Maharashtrians are a vibrant, vivacious people for whom life itself
is a celebration. All festivals in Maharashtra are celebrated with
abundant fervour and enthusiasm. The Festivals are a true reflection
of Maharashtrian culture, with all its colourful customs, rituals
and traditions. The song, music and dance that accompany almost
every festive occasion add joy and excitement to the lives of the
people from every walk of life. The festivals are a tribute to
Maharashtra's rich culture and legacy.
Maharashtrian calendar is dotted with festivals all round the
year. The love for celebration is deeply embedded in their culture
and it finds expression through the various occasions.
Deepawali means a row of lights. The most beautiful of all Indian
festivals, Diwali is a celebration of lights. Streets are
illuminated with rows of clay lamps and homes are decorated with
rangoli (coloured powder designs) and
aakash kandils (decorative
lanterns of different shapes and sizes). People rise at dawn,
massage their bodies and hair with scented oil and aromatic
powders-uttana and take a holy bath.
Diwali is celebrated with new clothes, spectacular firecrackers
and a variety of sweets in the company of family and friends.
means the passing of the sun from one Zodiac sign (i.e.
Dhanu)to the other(i.e.Makar). -People exchange greeting
and good wishes on this day. Sweet and crunchy ladoos made
of sesame and jaggery called “TilGul”are the favourite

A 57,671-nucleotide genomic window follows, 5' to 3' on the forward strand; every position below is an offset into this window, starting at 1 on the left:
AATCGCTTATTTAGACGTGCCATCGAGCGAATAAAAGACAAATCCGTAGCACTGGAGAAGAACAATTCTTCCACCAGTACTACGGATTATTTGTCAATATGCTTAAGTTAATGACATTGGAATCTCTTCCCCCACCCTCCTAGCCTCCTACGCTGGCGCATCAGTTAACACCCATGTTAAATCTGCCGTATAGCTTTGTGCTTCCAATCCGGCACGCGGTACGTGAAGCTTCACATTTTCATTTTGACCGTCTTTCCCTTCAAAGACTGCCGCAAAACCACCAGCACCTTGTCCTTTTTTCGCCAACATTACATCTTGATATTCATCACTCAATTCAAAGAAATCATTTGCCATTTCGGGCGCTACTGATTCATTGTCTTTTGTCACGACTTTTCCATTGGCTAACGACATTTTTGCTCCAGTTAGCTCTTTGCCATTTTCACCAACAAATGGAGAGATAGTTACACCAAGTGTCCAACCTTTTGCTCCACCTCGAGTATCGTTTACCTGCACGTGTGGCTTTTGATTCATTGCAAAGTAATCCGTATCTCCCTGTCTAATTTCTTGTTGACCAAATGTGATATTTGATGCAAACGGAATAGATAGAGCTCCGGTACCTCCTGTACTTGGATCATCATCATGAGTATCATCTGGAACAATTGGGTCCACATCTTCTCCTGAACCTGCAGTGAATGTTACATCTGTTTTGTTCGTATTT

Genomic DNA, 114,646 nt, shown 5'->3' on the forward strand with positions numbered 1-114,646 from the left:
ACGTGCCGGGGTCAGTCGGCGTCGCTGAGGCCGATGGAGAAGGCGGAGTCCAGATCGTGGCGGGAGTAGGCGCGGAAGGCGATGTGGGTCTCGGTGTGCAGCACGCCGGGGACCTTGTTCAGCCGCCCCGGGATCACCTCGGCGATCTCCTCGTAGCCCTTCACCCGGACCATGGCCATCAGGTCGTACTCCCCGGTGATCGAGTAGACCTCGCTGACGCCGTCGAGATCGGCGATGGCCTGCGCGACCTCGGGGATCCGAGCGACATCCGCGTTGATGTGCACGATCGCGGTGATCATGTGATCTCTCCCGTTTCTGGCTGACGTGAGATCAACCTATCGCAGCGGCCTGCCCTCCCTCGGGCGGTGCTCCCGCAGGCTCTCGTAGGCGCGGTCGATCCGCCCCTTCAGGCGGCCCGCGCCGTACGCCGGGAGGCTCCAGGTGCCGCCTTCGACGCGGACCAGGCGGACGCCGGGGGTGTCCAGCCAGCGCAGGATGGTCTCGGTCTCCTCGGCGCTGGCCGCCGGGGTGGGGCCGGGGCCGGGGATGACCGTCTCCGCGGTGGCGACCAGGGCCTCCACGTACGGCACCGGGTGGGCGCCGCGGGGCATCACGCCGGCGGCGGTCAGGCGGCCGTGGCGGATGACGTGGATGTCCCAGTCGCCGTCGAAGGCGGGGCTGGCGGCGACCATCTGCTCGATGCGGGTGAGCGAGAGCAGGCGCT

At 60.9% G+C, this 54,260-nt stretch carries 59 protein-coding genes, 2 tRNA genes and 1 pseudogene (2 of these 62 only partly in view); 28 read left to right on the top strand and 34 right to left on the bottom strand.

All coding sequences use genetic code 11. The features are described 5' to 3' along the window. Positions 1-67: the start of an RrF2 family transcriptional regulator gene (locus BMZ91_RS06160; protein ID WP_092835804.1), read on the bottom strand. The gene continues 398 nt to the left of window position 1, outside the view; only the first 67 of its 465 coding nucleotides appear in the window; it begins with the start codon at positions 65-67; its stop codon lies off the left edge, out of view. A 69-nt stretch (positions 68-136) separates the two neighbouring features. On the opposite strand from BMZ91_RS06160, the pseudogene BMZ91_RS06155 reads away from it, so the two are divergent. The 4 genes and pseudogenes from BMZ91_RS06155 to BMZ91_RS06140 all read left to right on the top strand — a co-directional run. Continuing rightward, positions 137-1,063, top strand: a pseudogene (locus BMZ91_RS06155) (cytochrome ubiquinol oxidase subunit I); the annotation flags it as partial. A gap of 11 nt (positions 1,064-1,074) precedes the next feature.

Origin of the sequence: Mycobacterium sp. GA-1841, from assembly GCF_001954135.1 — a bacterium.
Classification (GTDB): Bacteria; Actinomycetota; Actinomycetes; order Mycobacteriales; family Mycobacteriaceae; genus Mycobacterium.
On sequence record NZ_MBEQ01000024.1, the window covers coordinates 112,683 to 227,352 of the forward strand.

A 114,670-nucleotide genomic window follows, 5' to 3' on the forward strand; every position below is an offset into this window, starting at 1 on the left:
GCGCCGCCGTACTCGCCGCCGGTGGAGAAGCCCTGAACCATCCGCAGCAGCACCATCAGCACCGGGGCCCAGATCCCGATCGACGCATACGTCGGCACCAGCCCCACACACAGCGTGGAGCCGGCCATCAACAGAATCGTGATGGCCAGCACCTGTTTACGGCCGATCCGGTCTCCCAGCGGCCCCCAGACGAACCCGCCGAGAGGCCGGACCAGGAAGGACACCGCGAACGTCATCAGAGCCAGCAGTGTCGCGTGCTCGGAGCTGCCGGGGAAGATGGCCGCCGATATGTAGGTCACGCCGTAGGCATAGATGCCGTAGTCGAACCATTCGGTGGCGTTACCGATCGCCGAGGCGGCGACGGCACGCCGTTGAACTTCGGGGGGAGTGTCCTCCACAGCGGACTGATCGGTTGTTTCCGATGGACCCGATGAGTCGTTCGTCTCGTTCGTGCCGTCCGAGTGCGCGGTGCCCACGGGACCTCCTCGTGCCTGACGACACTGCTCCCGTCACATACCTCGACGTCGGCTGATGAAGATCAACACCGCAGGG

a festival in the honour of the Snake God Shesha Nag . Snake
worship is an important ritual of the Maharashtrians, and on the
festival of Nag Panchami, clay icons of cobras are venerated in
homes. People offer sweets and milk to the snake deity . Snake
charmers carry cobras in baskets and collect offerings from the
public in the streets. Women apply mehendi on their hands and
the day is celebrated with dances and songs.
– is a victory symbol-characterized by a bamboo stick with
a coloured silk cloth and garlanded with flowers and sweets
Maharashtrians erect gudhis on Padwa, the first day of the
Hindu new year. People welcome the new year by worshipping the
gudhi and distribute prasad comprising tender neem leaves,
gram-pulse and jaggery. Gudhi Padwa signifies the beginning of
a prosperous new year and is considered as a shubh muhurat -
one of the most auspicious days - by Hindus.